Mudcat Café message #3620830 The Mudcat Café TM
Thread #22617   Message #3620830
Posted By: Jim Carroll
21-Apr-14 - 11:18 AM
Thread Name: Origin: High Germany
Subject: RE: Origins: High Germany
Not unrelated t this song, though song origins are virtually impossible to pin down and invariably end in tears
Jim Carroll

Banks of the Nile (Roud 950, Laws N9)
Pat MacNamara
The theme of this song a woman asking her soldier or sailor lover to be allowed to accompany him to battle or to sea, is not as unbelievable as it might first appear. Armies once trudged their way around the world accompanied by 'camp-followers', mobile settlements of women, children and tradesmen all running risks not too different from those taken by active soldiers. Following the defeat of the rebels at Vinegar Hill in 1798, British troops rounded up and massacred the camp-followers who assisted the rebels during the fighting. Camp following lasted into the nineteenth century and continued to be a common part of army life into the 19th century.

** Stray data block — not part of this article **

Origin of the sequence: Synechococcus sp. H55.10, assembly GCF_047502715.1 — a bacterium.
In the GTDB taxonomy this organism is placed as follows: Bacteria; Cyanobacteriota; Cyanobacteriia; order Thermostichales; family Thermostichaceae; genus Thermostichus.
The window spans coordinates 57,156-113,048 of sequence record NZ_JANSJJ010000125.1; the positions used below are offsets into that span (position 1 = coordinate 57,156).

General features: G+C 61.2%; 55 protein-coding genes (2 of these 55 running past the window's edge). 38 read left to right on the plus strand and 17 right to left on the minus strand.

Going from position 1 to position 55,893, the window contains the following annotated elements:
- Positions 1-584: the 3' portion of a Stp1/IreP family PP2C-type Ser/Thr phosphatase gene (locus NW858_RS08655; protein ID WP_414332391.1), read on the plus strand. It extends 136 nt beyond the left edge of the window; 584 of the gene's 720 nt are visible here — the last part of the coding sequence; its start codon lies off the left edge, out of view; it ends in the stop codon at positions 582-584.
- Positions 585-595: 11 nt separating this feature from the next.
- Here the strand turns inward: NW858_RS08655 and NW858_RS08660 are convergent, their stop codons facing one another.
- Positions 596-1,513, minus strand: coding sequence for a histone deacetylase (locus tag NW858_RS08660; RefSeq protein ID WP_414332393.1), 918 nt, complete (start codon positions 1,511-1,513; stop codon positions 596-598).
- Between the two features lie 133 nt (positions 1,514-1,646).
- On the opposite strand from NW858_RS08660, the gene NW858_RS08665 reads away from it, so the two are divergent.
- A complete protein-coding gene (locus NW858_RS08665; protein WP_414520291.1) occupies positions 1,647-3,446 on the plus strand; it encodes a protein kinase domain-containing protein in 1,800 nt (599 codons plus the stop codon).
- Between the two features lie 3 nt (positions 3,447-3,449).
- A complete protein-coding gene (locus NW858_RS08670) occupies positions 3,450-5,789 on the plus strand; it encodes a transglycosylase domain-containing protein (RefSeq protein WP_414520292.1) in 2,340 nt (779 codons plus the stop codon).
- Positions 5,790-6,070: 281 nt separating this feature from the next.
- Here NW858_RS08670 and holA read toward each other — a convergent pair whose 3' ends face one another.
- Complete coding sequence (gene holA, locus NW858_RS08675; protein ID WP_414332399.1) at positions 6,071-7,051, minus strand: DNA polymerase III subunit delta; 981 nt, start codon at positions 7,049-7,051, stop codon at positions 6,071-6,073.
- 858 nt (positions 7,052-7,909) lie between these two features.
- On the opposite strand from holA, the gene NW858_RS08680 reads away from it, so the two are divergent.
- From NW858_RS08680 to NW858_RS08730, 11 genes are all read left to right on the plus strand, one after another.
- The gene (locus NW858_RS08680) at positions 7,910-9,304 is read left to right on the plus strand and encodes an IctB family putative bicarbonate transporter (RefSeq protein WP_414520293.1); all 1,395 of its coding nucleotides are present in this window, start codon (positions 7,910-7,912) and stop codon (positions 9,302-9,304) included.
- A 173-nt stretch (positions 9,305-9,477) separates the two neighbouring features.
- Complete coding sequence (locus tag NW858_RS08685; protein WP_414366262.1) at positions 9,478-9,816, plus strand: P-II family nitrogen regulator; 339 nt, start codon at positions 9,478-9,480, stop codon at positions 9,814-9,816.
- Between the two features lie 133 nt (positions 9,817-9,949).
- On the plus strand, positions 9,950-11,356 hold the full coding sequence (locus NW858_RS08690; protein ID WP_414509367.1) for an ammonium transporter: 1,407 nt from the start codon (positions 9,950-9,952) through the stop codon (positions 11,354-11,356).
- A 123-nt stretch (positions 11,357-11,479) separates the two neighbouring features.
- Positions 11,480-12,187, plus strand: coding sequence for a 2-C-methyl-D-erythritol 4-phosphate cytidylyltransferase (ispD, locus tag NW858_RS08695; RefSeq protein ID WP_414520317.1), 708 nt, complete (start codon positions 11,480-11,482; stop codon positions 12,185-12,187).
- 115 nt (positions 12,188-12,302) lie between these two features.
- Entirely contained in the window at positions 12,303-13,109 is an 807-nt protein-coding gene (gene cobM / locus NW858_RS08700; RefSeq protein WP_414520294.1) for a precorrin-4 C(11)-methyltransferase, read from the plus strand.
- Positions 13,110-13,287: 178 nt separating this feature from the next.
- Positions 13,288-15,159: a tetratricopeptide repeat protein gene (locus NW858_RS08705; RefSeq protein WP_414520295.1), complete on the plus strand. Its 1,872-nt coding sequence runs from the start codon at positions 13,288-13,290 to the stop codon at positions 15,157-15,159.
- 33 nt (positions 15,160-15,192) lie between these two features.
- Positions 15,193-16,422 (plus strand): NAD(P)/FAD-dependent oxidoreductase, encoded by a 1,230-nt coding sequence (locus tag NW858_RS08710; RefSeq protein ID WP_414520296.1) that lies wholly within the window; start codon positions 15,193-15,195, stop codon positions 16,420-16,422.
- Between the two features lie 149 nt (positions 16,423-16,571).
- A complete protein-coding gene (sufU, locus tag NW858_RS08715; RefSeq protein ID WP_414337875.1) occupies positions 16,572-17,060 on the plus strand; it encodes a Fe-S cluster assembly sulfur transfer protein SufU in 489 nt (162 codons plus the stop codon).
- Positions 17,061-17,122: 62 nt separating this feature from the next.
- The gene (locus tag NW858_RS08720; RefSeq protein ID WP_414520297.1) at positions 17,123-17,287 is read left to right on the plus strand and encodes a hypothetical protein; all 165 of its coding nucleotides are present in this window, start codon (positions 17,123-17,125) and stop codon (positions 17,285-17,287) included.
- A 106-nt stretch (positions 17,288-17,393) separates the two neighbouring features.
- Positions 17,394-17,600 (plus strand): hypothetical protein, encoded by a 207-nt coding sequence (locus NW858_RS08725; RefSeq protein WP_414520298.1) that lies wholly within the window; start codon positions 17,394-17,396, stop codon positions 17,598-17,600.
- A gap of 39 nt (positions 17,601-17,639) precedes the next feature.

The same went for seamen; in 1822 an anonymous pamphlet suggested that members of the Royal Navy were taking as many as two women apiece aboard the ships. These women also proved useful in that they fought alongside their lovers at the Nile and Trafalgar during the Napoleonic wars. The well-known saying "show a leg" is said to have originated from the practice of officers in the Royal Navy clearing the crew from their hammocks and bunks by demanding that the occupant sticks their leg out to show whether they were male or female.
'Banks of the Nile' is probably the best known song of women accompanying their lovers into battle or on board ship. Though this version refers to the practice among the Irish military forces, the song is just as popular in England and probably originated there